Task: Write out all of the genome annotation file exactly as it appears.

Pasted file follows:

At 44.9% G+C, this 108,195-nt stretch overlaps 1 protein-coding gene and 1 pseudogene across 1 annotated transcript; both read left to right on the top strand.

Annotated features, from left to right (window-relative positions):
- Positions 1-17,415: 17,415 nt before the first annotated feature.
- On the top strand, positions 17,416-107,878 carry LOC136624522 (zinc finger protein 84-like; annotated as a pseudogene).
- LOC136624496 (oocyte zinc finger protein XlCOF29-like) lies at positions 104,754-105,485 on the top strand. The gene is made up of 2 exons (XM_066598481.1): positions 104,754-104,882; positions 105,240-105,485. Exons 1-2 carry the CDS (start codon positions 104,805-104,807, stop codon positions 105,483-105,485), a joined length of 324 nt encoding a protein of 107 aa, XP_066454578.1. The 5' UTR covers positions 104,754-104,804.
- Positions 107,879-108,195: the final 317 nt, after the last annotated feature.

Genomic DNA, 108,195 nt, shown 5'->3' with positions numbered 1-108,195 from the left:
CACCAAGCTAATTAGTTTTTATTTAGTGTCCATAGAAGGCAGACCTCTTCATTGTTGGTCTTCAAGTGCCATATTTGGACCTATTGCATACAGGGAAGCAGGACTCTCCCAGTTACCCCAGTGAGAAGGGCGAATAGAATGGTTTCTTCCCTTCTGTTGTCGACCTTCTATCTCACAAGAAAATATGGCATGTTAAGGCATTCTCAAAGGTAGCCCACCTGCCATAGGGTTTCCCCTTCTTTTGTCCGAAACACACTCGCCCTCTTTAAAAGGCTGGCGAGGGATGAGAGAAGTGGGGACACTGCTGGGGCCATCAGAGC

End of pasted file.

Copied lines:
At 44.9% G+C, this 108,195-nt stretch overlaps 1 protein-coding gene and 1 pseudogene across 1 annotated transcript; both read left to right on the top strand.

Annotated features, from left to right (window-relative positions):
- Positions 1-17,415: 17,415 nt before the first annotated feature.
- On the top strand, positions 17,416-107,878 carry LOC136624522 (zinc finger protein 84-like; annotated as a pseudogene).
- LOC136624496 (oocyte zinc finger protein XlCOF29-like) lies at positions 104,754-105,485 on the top strand. The gene is made up of 2 exons (XM_066598481.1): positions 104,754-104,882; positions 105,240-105,485. Exons 1-2 carry the CDS (start codon positions 104,805-104,807, stop codon positions 105,483-105,485), a joined length of 324 nt encoding a protein of 107 aa, XP_066454578.1. The 5' UTR covers positions 104,754-104,804.
- Positions 107,879-108,195: the final 317 nt, after the last annotated feature.

Genomic DNA, 108,195 nt, shown 5'->3' with positions numbered 1-108,195 from the left:
CACCAAGCTAATTAGTTTTTATTTAGTGTCCATAGAAGGCAGACCTCTTCATTGTTGGTCTTCAAGTGCCATATTTGGACCTATTGCATACAGGGAAGCAGGACTCTCCCAGTTACCCCAGTGAGAAGGGCGAATAGAATGGTTTCTTCCCTTCTGTTGTCGACCTTCTATCTCACAAGAAAATATGGCATGTTAAGGCATTCTCAAAGGTAGCCCACCTGCCATAGGGTTTCCCCTTCTTTTGTCCGAAACACACTCGCCCTCTTTAAAAGGCTGGCGAGGGATGAGAGAAGTGGGGACACTGCTGGGGCCATCAGAGC